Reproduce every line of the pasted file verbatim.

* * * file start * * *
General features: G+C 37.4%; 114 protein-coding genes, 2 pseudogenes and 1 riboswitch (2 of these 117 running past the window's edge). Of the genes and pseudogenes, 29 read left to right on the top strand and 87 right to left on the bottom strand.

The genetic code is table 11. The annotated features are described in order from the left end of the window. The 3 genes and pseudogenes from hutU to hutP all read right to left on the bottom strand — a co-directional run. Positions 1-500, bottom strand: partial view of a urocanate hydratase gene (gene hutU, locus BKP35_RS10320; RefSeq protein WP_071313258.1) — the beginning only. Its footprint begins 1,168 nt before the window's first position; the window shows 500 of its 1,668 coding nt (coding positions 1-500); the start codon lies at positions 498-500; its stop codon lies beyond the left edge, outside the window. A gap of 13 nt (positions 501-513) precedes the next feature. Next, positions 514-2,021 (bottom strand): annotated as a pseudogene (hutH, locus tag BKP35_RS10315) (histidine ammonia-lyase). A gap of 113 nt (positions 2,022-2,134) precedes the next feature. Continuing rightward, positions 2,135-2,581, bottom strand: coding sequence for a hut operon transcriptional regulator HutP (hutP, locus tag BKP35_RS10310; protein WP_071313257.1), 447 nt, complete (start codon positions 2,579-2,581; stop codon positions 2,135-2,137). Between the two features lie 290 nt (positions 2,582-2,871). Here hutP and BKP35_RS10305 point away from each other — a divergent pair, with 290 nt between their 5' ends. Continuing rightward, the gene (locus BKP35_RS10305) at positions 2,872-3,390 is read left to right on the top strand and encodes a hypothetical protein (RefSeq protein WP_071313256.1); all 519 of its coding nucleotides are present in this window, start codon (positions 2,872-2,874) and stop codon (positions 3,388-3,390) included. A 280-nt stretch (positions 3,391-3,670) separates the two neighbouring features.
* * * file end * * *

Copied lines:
General features: G+C 37.4%; 114 protein-coding genes, 2 pseudogenes and 1 riboswitch (2 of these 117 running past the window's edge). Of the genes and pseudogenes, 29 read left to right on the top strand and 87 right to left on the bottom strand.

The genetic code is table 11. The annotated features are described in order from the left end of the window. The 3 genes and pseudogenes from hutU to hutP all read right to left on the bottom strand — a co-directional run. Positions 1-500, bottom strand: partial view of a urocanate hydratase gene (gene hutU, locus BKP35_RS10320; RefSeq protein WP_071313258.1) — the beginning only. Its footprint begins 1,168 nt before the window's first position; the window shows 500 of its 1,668 coding nt (coding positions 1-500); the start codon lies at positions 498-500; its stop codon lies beyond the left edge, outside the window. A gap of 13 nt (positions 501-513) precedes the next feature. Next, positions 514-2,021 (bottom strand): annotated as a pseudogene (hutH, locus tag BKP35_RS10315) (histidine ammonia-lyase). A gap of 113 nt (positions 2,022-2,134) precedes the next feature. Continuing rightward, positions 2,135-2,581, bottom strand: coding sequence for a hut operon transcriptional regulator HutP (hutP, locus tag BKP35_RS10310; protein WP_071313257.1), 447 nt, complete (start codon positions 2,579-2,581; stop codon positions 2,135-2,137). Between the two features lie 290 nt (positions 2,582-2,871). Here hutP and BKP35_RS10305 point away from each other — a divergent pair, with 290 nt between their 5' ends. Continuing rightward, the gene (locus BKP35_RS10305) at positions 2,872-3,390 is read left to right on the top strand and encodes a hypothetical protein (RefSeq protein WP_071313256.1); all 519 of its coding nucleotides are present in this window, start codon (positions 2,872-2,874) and stop codon (positions 3,388-3,390) included. A 280-nt stretch (positions 3,391-3,670) separates the two neighbouring features.